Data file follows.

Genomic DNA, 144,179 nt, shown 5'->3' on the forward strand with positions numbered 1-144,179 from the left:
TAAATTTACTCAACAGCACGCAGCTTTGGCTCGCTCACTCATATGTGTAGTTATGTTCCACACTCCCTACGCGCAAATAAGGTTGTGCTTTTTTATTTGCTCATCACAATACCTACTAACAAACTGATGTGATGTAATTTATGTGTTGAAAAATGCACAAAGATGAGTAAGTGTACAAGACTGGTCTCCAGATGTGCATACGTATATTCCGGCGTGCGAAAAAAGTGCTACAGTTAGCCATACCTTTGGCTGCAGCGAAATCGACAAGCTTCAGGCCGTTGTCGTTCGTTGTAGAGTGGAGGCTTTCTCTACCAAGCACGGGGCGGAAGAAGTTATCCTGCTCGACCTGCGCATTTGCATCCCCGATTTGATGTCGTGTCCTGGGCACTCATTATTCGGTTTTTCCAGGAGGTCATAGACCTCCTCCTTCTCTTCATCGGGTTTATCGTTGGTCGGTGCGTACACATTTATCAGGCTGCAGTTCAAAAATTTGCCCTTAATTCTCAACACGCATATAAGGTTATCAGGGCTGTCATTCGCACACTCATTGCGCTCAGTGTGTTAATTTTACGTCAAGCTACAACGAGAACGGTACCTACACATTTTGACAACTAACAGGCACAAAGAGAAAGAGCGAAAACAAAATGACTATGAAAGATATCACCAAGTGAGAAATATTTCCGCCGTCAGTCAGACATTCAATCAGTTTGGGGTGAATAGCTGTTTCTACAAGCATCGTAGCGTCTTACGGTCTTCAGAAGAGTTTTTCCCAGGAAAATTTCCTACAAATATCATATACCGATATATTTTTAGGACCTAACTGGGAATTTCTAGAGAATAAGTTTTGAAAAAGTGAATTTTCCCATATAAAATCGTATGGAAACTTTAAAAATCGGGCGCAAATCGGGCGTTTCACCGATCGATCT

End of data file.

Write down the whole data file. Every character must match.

Genomic DNA, 144,179 nt, shown 5'->3' on the forward strand with positions numbered 1-144,179 from the left:
TAAATTTACTCAACAGCACGCAGCTTTGGCTCGCTCACTCATATGTGTAGTTATGTTCCACACTCCCTACGCGCAAATAAGGTTGTGCTTTTTTATTTGCTCATCACAATACCTACTAACAAACTGATGTGATGTAATTTATGTGTTGAAAAATGCACAAAGATGAGTAAGTGTACAAGACTGGTCTCCAGATGTGCATACGTATATTCCGGCGTGCGAAAAAAGTGCTACAGTTAGCCATACCTTTGGCTGCAGCGAAATCGACAAGCTTCAGGCCGTTGTCGTTCGTTGTAGAGTGGAGGCTTTCTCTACCAAGCACGGGGCGGAAGAAGTTATCCTGCTCGACCTGCGCATTTGCATCCCCGATTTGATGTCGTGTCCTGGGCACTCATTATTCGGTTTTTCCAGGAGGTCATAGACCTCCTCCTTCTCTTCATCGGGTTTATCGTTGGTCGGTGCGTACACATTTATCAGGCTGCAGTTCAAAAATTTGCCCTTAATTCTCAACACGCATATAAGGTTATCAGGGCTGTCATTCGCACACTCATTGCGCTCAGTGTGTTAATTTTACGTCAAGCTACAACGAGAACGGTACCTACACATTTTGACAACTAACAGGCACAAAGAGAAAGAGCGAAAACAAAATGACTATGAAAGATATCACCAAGTGAGAAATATTTCCGCCGTCAGTCAGACATTCAATCAGTTTGGGGTGAATAGCTGTTTCTACAAGCATCGTAGCGTCTTACGGTCTTCAGAAGAGTTTTTCCCAGGAAAATTTCCTACAAATATCATATACCGATATATTTTTAGGACCTAACTGGGAATTTCTAGAGAATAAGTTTTGAAAAAGTGAATTTTCCCATATAAAATCGTATGGAAACTTTAAAAATCGGGCGCAAATCGGGCGTTTCACCGATCGATCT